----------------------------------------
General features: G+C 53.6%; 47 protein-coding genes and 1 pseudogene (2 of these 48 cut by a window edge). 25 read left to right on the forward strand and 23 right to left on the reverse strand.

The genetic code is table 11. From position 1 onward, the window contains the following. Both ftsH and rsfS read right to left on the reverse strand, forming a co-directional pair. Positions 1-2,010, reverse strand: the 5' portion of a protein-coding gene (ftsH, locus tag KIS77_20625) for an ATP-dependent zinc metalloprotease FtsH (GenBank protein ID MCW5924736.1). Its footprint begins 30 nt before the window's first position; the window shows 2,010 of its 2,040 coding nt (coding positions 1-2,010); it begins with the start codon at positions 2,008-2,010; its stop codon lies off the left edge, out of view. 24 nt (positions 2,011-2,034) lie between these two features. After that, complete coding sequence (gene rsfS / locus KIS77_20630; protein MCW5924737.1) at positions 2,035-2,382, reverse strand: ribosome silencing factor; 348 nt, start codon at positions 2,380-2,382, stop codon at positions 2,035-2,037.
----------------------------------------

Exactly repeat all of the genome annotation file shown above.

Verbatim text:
General features: G+C 53.6%; 47 protein-coding genes and 1 pseudogene (2 of these 48 cut by a window edge). 25 read left to right on the forward strand and 23 right to left on the reverse strand.

The genetic code is table 11. From position 1 onward, the window contains the following. Both ftsH and rsfS read right to left on the reverse strand, forming a co-directional pair. Positions 1-2,010, reverse strand: the 5' portion of a protein-coding gene (ftsH, locus tag KIS77_20625) for an ATP-dependent zinc metalloprotease FtsH (GenBank protein ID MCW5924736.1). Its footprint begins 30 nt before the window's first position; the window shows 2,010 of its 2,040 coding nt (coding positions 1-2,010); it begins with the start codon at positions 2,008-2,010; its stop codon lies off the left edge, out of view. 24 nt (positions 2,011-2,034) lie between these two features. After that, complete coding sequence (gene rsfS / locus KIS77_20630; protein MCW5924737.1) at positions 2,035-2,382, reverse strand: ribosome silencing factor; 348 nt, start codon at positions 2,380-2,382, stop codon at positions 2,035-2,037.